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Starfinder – How I Learned to Stop Worrying and Love the Rod

I was recently watching a show where the characters talked about something having zero inertia. It was a brief line, but covered something pretty serious. Zero inertia, in a universe where virtually everything is in motion, is a big deal. Which brings us to the old RPG favorite – the immovable rod.

The Immovable Rod art from WoTC

I don’t know why exactly there hasn’t been a published immovable rod for Starfinder, but I can guess. On a planet how an immovable rod functions is fairly simple so long as you make the ‘immovable’ part relative to how the PCs are experiencing gravity and place. Put a rod behind a door to keep it shut overnight and it will still be there in the morning.

Starfinder inherently brings in the issues of interstellar physics, bodies in motion, and inertia into the mix. If you are in a spaceship traveling even a short distance, and set an immovable rod somewhere to keep an object in place, does that rod remain immovable in relation to the ship? Or, does it rip through the hull as it’s fixed point in space immediately comes into conflict with the incredible speed the ship is moving, the solar system is moving, and even the galaxy is moving around it. A fixed point in space is a dangerous thing.

Now the PF1 immovable rod does a few things to lessen this. First, it’s not truly immovable, as a DC 30 Strength check can drag it around. Tough for a single creature to do, but in terms of gravity and astral bodies, that’s nothing (it’d be a great way to slow down a landing space ship though!) Second, it’s just a rod made out of metal, so in game terms it has a hardness of 10 and about 5 hit points, with a break DC of 24. It’s tough, but not so tough that it could withstand the kinds of forces working on it if it suddenly became a truly fixed point in space. Doing a direct conversion, the immovable rod either has to continue to be ‘immovable’ in a relative sense to it’s user’s perception, or it instantaneously explodes with incredible force as the speed of the universe around it brings the fixed point in space past it’s breaking point the very moment of it’s activation. You would be able to find where such rods had been activated by the blast craters they created.

Larger picture, if relative ‘immovable’ rods existed, they would quickly form the anchor points for stations, tethers for space elevators, and so on, becoming the linchpins in massive megastructures as even their relative inertia makes them invaluable to construction in a sci-fi setting. You could even conceivable catch stars or other interstellar bodies with a large enough net of such rods.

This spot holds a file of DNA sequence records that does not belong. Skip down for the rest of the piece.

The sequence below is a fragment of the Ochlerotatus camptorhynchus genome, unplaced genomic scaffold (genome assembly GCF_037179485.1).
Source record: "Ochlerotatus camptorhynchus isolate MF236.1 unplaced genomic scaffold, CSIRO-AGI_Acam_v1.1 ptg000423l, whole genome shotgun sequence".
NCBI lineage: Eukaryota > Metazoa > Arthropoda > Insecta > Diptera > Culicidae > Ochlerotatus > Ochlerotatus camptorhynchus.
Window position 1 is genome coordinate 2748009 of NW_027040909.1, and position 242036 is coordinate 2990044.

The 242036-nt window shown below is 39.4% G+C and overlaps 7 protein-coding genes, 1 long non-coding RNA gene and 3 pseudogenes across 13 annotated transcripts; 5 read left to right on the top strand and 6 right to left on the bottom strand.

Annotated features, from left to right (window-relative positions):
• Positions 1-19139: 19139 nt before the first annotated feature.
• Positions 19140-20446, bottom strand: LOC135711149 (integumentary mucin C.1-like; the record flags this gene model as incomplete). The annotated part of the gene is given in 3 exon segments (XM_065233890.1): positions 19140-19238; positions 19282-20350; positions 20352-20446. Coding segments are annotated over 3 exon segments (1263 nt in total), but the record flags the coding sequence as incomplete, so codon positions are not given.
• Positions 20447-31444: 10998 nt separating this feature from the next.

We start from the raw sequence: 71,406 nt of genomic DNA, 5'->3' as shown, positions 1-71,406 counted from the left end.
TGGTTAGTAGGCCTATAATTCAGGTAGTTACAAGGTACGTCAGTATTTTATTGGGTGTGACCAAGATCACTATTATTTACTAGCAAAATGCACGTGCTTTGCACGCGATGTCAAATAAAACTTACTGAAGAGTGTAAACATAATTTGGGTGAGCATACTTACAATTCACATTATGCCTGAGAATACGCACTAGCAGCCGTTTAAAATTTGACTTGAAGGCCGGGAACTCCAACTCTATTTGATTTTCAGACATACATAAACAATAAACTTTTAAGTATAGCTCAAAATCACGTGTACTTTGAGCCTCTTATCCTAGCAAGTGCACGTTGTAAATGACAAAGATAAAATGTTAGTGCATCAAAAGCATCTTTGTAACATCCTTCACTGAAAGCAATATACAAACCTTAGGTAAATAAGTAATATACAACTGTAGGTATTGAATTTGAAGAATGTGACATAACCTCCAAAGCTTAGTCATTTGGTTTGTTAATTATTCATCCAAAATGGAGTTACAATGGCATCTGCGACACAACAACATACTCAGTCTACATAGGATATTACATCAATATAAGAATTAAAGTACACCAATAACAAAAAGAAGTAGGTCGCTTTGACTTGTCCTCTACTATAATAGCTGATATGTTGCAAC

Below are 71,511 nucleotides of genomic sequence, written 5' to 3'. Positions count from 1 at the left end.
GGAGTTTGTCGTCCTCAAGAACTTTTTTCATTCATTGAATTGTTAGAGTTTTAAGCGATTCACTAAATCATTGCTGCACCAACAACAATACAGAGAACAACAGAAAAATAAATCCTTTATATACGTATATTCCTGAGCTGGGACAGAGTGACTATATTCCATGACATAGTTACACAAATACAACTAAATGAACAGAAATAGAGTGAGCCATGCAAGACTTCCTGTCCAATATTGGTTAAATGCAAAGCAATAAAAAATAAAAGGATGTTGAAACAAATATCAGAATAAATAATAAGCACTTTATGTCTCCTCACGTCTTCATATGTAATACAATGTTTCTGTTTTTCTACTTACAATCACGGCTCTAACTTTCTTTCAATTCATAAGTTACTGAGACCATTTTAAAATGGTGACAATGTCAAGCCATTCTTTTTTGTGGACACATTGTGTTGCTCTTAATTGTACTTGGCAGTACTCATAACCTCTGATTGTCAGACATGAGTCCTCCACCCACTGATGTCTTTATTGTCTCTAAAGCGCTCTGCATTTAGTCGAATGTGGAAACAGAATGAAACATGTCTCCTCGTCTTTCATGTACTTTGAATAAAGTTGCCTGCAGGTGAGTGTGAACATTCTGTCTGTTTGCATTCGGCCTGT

Planet go boom

Now let’s say some culture gave birth to an inspired wizard that set out to make a fixed point in space. An indestructible, immovable object – the true immovable rod. This hypothetical wizard researches, consults genies and demons, summons materials from other plans, all to create a thing they can imagine but which flies in defiance to the natural laws by which their universe operates. Finally, on a dark and stormy night with lightning in the sky, they create their master work. A gleaming rod, indestructible and infused with powerful magic the likes of which have never been seen before. With a gesture and a word they active the rod. Before they can even comprehend what is happening the planet they are on impacts into the rod with incredible force, and because it is indestructible, the rod rips through the entire world, shattering it. This effect continues as the solar system, and even galaxy that contained the planet, run into the indestructible rod. Soon the rod has enough detritus around it that it begins to accrete its own mass, which continues to build at an exponential rate as more and more things run into it. Before long it is building enough mass to gain a gravitational field, with no end in sight. The true immovable rod is a cataclysm on a universal scale.

All of which is to say, be very careful about adding an immovable rod to your game.


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Categories: Article Writing

Jeremy Corff

Artist and Writer